As we’ve mentioned before, there’s a seriously growing market for tech gadgets and tools designed to benefit seniors. At this year’s Consumer Electronics Show, there were all sorts of new products unveiled with older folks in mind.
And while sleep technology can benefit people of all ages, seniors are a significant target. According to SleepScore Labs CEO Colin Lawlor, their largest and most engaged group of users are people over 50.
With sleep quality having potentially major health impacts, it’s no surprise this industry sector is growing. Studies have shown that poor sleep can lead to an increased risk of dementia as well as hypertension and obesity.
That’s why companies like Lawlor’s are looking to help improve our chances of getting a good night’s rest.
Here are some of the more interesting things we’ve found in the way of sleep-improving technology.
First of all, there’s SleepScore, a free app you can download on your smartphone. The app utilizes sonar technology to track your breathing and movement while you sleep. Then it uses the data it gathers to rate your sleep quality.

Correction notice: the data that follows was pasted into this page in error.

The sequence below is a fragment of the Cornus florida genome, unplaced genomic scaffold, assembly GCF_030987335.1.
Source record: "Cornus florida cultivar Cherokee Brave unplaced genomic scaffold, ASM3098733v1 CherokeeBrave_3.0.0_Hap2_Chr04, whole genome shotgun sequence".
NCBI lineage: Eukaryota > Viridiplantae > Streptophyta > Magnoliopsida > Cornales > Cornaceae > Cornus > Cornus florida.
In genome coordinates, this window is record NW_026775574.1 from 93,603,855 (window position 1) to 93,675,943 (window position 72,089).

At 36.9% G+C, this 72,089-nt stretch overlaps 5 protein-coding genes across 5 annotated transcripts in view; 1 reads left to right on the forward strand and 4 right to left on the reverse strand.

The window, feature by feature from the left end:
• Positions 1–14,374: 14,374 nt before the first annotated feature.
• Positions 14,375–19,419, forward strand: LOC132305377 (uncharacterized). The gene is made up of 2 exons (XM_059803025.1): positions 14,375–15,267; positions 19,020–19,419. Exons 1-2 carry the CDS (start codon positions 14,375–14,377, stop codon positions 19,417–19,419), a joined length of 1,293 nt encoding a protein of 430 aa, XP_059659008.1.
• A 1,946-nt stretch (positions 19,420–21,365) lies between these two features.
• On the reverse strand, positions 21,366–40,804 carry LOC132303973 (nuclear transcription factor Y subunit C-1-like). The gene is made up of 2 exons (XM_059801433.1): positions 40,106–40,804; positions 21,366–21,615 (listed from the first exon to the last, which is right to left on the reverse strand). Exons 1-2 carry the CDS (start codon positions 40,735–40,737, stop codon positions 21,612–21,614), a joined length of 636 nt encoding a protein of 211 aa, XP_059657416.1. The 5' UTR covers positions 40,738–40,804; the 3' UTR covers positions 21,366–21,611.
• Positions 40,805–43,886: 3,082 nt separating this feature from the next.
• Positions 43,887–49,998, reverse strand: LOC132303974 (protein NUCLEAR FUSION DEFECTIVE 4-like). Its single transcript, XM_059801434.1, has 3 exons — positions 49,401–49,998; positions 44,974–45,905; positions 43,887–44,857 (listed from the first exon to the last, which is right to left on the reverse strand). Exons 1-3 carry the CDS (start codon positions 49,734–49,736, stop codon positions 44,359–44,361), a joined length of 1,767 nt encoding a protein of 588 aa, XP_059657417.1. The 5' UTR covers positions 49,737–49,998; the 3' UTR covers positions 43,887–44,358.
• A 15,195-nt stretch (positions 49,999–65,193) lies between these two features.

The app recommends different products that can help improve your restfulness.
Phillips SmartSleep Analyzer
From household name Phillips comes the SmartSleep deep sleep headband. Not only does the headband monitor your sleep, but it can also enhance the quality of your sleep.
The headband uses pink noise patterns to improve slow-wave sleep and reinforce good sleep habits.
The companies pilot studies had some positive findings. However, with a $400 price tag, we’d like to see some more in-depth studies on its effectiveness.
Similar to the SmartSleep headband (though with an even higher price tag of $500), is the Dreem.
It, too, uses pink noise to help you fall asleep. Dreem also monitors your brain function while you’re sleeping and utilizes “sound stimulations” to improve deep sleep. Equipped with EEG sensors, a pulse oximeter, and an accelerometer, Dreem seems more advanced than its name might imply.
Dreem does have a pretty impressive scientific advisory board. It includes the Director of the Stanford Center for Sleep Sciences and Medicine Emmaniel Mignot and Brain Allen Institute President Cristof Koch among others.